Pic 4


Once you upload the code open the serial monitor, do not forget 0VAC as the input.
You’ll see something like this:

Test 3
Click to expand

There are some fluctuations, it’s not that big, normally if I had a stable value there like 1.88, the intercept will be then -1.88, so what you need to see there is 0 or close to 0. In my case I kept the intercept as 0.

Now put the intercept value as you found better and reupload the code to the board.

Also put the AC input at some value, for example your network RMS, measure it using the multimeter to get the right value, and open again the serial monitor.

Test 4

Those are the values I got it was around “90.5” in calibrated. (They are the same because the intercept is 0).
Measured with the multimeter “228.6”.

So the Slope will be = 228.6/90.5

Apply the new slope to the code, you can discard the “non calibrated value”.

This is pretty much the difficult and most important task to achieve, once you get this you can add some WiFi or Internet functions as you want, I’ve chosen some few to put here as example.

Using with Adafruit IO MQTT

Now that you are able to measure the AC voltage you can send those values to a third party, here I took the Adafruit IO MQTT as example.

“”There’s no detailed tutorial for this at the moment, let me know if needed””

Ada 1

Once you sign-in there, you should go to Feeds and Create a new feed (Pay attention it’s not unlimited). I’ve created a feed and named it “Test”.

Remember the name it’s important !

Then you go to Dashboards, create one and add a new block, here I added a Gauge.

Ada 2

Every Gauge need a feed so you chose the one you’ve created before.

Ada 3


And you adjust the settings as you need.

Ada 4

Now you’re ready to go all you need are some libraries and a suitable code.


It’s better to go to the Arduino IDE Library Manager, and search for these ones below, if it asks you to download some other libraries because they are essentials, let it install them.



Download the code here !

In the code don’t forget to modify these things:

Code 1

the “Test” is jut my Feed name !! You should replace both by your feed name.
Of course then you’ll have your own slope and intercept as we said before.


This is an example of the result, of course those values can be stored for some time, depending on you account settings, you can add some warnings if you want.



Using with local Android App

No tutorial about how to make this app with details is available, let me know if you need any.

In this section I’ve add a small App for Android that I made using MIT App Inventor 2.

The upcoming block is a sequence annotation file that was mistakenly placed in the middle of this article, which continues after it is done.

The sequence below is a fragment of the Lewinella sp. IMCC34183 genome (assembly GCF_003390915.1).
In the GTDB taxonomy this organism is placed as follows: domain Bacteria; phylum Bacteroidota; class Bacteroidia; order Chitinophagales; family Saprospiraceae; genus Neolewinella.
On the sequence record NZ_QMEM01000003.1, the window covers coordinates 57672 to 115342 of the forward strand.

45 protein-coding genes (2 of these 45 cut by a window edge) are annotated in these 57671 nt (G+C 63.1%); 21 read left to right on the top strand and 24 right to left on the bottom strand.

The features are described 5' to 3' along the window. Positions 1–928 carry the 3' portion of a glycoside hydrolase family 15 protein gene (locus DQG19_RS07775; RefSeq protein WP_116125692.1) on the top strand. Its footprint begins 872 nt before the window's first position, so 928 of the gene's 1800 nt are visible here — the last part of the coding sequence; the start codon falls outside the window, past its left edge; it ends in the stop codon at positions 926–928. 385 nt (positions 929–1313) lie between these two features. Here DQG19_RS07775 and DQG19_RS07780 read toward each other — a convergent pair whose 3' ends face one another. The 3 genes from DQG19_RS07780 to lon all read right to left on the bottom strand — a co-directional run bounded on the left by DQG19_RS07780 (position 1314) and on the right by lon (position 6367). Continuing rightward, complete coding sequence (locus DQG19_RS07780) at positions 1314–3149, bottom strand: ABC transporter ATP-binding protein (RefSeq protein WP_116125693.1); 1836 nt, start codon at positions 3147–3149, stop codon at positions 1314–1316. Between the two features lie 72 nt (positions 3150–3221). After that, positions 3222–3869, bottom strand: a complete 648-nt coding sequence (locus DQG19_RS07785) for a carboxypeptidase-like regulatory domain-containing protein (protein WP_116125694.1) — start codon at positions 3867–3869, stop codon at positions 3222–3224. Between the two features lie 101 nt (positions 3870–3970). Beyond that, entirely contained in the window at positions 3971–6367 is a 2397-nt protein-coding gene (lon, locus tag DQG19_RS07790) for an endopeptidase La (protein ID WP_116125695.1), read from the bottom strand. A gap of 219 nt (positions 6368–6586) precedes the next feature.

This is how the app looks like, it’s a beginner thing to make you start, once you connect your ESP8266 to the Wifi it will have a local IP address, you can see it in the Serial monitor when the ESP8266 starts.
When you set your IP address press Connect, this will set which address to use for communication, and stores it in a database to be used later when you restart you app.

To get the Value press “Get Value”.

I kept in the code in case you want to send it as html format, just uncomment the lines.





Here you can download the app “.apk” so you can install it and use it.

Here you can download the app file “.aia” so you can open it in App Inventor, to modify it as you need.


Download the code here !

The code is very simple, it just sends the data whenever a client tries to connect to it, to use with multiple sensors it should be more elaborated.


Power OFF

Test App 1

Power On, light dimmer turned a little:

Test App 2

Push further

If you’re into Mobile App Development, you can of course create a more elaborate app, with warnings if you want, notifications and most important to be able to connect via internet not only locally like this one.

There are some few modifications to do for example using Adafruit IO or ThingSpeak… to be able to get the data via internet using only this simple App created in APP Inventor.


That’s all folks !

Yassine View All

Automation and Electrical Engineer, Electronics amateur trying to share my little projects.

11 thoughts on “Measure any AC voltage (250VAC) with ZMPT101B and ESP8266 12E with Android App / Adafruit IO MQTT Leave a comment

  1. Thanks for another great tutorial. I am trying to get the ZMPT101B to work with ESP32 Wrover, but the filters library cannot compile and gives an error. Do you know of any alternative to filters.h for ESP32?


  2. Thanks for another great tutorial. I am trying to get the ZMPT101B to work with ESP32 Wrover, but the filters library cannot compile and gives an error. Do you know of any alternative to filters.h for ESP32?


  3. compare101, this was good to hear that there was a way to compile, but sadly it still fails with the analogWrite part. did you get this to work? could you post the code?


    • Glad I could help! Sidenote: ESP32 ADC is not the best out there. Many issues. Best way to approach them is using the ESP-IDF “adc.h” driver, otherwise you will be pulling your hair out. (I have a love-hate relationship with the ESP32 WROVER)